President Mahama has stressed that private sector participation in Ghana’s power sector is inevitable if the sector is to perform satisfactorily.
According to him, the long term benefits over reduced losses outweigh the immediate concerns militating against such move.
The decision to allow the Millennium Challenge Corporation (MCC) to take part in the management of Ghana’s power sector has been met with stiff opposition from workers as well as labour unions.
Despite assurances of no job losses, the utility sector workers are defiant with their resistance.
But the President is optimistic a private management will promote efficiency.
“That’s the way we are looking forward to; to improve efficiency in the distribution so that we are able to pay off those who are generating power. In an era where we have the Independent Power Producers (IPP), they cannot be treated like the VRA which is a state owned enterprise and therefore borrows to sustain its operations bearing in mind that the state will intervene in settling such debts like we have done recently,” he stated.
The inability of the power distributor (ECG) to retrieve revenue from some consumers due to illegal connections have also led to revenue losses of up to about 25 percent.
President Mahama believes the figure will reduce significantly with the coming on board of the Millennium Development Authority (MiDA).
The President was speaking at a CEOs breakfast meeting in Accra on Monday.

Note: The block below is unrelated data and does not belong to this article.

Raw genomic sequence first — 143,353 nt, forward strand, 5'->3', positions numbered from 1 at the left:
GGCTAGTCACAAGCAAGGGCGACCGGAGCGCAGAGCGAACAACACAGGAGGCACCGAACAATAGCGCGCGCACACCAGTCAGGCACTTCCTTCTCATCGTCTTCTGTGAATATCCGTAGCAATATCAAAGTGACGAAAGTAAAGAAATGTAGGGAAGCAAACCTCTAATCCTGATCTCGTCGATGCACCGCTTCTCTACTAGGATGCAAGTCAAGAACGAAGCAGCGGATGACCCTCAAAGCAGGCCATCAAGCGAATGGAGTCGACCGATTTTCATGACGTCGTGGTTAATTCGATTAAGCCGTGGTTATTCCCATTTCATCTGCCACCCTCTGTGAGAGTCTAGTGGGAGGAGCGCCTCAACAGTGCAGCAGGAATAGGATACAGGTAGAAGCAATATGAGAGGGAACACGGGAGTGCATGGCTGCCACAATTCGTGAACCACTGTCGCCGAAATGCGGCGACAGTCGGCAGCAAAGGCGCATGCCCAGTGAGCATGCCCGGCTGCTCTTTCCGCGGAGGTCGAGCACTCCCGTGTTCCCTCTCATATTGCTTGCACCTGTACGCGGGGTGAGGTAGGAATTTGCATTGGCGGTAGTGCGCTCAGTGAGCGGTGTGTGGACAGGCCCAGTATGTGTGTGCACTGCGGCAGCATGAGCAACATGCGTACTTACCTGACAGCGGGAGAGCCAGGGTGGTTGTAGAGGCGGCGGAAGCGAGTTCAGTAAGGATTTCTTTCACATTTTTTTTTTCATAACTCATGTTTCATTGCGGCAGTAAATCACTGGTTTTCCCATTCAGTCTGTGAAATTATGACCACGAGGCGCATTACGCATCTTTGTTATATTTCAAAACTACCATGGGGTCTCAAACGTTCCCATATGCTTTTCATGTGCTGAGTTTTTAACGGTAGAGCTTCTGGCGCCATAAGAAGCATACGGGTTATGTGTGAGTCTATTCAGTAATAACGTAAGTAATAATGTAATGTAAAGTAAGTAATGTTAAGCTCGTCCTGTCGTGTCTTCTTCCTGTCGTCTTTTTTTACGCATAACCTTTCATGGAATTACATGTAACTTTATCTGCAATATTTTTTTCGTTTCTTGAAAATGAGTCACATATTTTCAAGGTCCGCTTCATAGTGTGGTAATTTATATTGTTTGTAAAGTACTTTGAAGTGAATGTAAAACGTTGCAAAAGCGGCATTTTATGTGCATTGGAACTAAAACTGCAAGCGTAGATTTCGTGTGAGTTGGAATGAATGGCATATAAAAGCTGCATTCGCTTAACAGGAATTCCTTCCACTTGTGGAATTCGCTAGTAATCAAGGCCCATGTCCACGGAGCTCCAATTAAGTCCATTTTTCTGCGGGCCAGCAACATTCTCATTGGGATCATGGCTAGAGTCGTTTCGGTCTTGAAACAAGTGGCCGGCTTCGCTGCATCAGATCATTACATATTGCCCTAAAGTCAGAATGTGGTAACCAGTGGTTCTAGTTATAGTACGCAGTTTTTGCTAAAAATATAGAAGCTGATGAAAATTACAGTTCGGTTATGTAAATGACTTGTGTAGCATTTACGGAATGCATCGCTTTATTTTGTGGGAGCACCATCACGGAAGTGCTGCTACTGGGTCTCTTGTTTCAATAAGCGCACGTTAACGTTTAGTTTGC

Organized by the Ghana Investment Promotion Centre (GIPC), the event offered the President and selected Ghanaian businesses the opportunity to interact and discuss pertinent issues relating to the private sector in Ghana.
Ghana considers selling ‘excess’ power to Nigeria
Meanwhile Ghana is considering selling off power to neighbouring countries as the country’s production level nears over-generation.
By this, the generation is likely to exceed demand.
This comes despite Ghana’s 2000 megawatts consumption figure, the second highest in West Africa after Nigeria.
According to President Mahama, the cost of meeting capacity charges in the event of over-generation will make it economically prudent to consider exporting the excess power.
“We will have to speak to Nigeria to accept any excess power from us and I believe that the interconnection of our transmission grids will allow us to give up some power to Nigeria as we go forward…The over-generation will have to continue until it tipper off in 2022,” the President stated.
By: Pius Amihere Eduku/citibusinessnews.com/Ghana